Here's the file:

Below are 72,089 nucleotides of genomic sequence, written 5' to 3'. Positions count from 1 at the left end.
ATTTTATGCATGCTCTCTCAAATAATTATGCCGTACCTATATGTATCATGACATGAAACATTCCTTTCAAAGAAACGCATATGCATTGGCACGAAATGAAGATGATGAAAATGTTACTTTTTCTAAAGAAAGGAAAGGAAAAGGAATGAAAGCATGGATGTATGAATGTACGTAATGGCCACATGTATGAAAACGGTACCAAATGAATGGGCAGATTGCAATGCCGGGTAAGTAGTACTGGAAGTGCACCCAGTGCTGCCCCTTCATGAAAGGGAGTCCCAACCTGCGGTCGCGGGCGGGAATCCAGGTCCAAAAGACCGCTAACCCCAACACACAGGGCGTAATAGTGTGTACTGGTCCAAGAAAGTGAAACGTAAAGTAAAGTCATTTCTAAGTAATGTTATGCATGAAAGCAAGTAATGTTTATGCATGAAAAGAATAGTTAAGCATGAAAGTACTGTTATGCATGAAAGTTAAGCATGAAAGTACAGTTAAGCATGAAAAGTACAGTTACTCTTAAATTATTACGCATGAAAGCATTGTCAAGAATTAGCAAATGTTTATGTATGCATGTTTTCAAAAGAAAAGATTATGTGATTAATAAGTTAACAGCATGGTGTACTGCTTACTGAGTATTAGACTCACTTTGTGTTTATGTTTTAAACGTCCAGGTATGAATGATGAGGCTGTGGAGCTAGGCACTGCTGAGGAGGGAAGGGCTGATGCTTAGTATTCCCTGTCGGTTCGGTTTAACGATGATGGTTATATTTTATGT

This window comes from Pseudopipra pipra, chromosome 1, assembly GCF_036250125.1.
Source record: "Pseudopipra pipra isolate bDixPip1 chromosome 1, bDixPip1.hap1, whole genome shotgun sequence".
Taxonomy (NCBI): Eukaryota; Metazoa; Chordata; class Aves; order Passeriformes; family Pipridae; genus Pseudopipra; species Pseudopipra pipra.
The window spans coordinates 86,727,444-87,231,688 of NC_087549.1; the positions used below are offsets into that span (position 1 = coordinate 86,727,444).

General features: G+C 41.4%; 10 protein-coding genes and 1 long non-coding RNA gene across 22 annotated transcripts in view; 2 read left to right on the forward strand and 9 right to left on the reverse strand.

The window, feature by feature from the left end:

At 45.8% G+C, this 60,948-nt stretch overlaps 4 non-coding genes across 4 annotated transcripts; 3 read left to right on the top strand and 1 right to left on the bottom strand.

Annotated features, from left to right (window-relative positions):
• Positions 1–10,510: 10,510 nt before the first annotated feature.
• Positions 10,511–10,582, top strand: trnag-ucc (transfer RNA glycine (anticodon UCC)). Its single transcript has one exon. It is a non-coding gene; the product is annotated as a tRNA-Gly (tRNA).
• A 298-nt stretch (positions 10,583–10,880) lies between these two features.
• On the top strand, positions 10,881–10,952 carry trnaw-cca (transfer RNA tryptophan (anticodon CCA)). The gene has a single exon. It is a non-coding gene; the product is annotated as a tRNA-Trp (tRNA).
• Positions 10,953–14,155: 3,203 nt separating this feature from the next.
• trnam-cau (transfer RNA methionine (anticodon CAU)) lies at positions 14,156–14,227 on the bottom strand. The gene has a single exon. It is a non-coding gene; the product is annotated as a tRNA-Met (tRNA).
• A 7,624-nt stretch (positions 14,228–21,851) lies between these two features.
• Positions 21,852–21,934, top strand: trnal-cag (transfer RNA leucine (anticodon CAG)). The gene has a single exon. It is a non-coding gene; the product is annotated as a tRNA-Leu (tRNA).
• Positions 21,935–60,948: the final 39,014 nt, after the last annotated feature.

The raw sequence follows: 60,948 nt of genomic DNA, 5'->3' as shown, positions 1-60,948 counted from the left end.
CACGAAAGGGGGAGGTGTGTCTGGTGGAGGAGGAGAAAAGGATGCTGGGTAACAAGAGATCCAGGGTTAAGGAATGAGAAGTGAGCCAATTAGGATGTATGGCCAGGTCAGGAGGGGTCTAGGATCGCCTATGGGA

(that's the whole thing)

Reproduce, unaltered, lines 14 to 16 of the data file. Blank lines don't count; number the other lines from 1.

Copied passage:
• On the top strand, positions 10,881–10,952 carry trnaw-cca (transfer RNA tryptophan (anticodon CCA)). The gene has a single exon. It is a non-coding gene; the product is annotated as a tRNA-Trp (tRNA).
• Positions 10,953–14,155: 3,203 nt separating this feature from the next.
• trnam-cau (transfer RNA methionine (anticodon CAU)) lies at positions 14,156–14,227 on the bottom strand. The gene has a single exon. It is a non-coding gene; the product is annotated as a tRNA-Met (tRNA).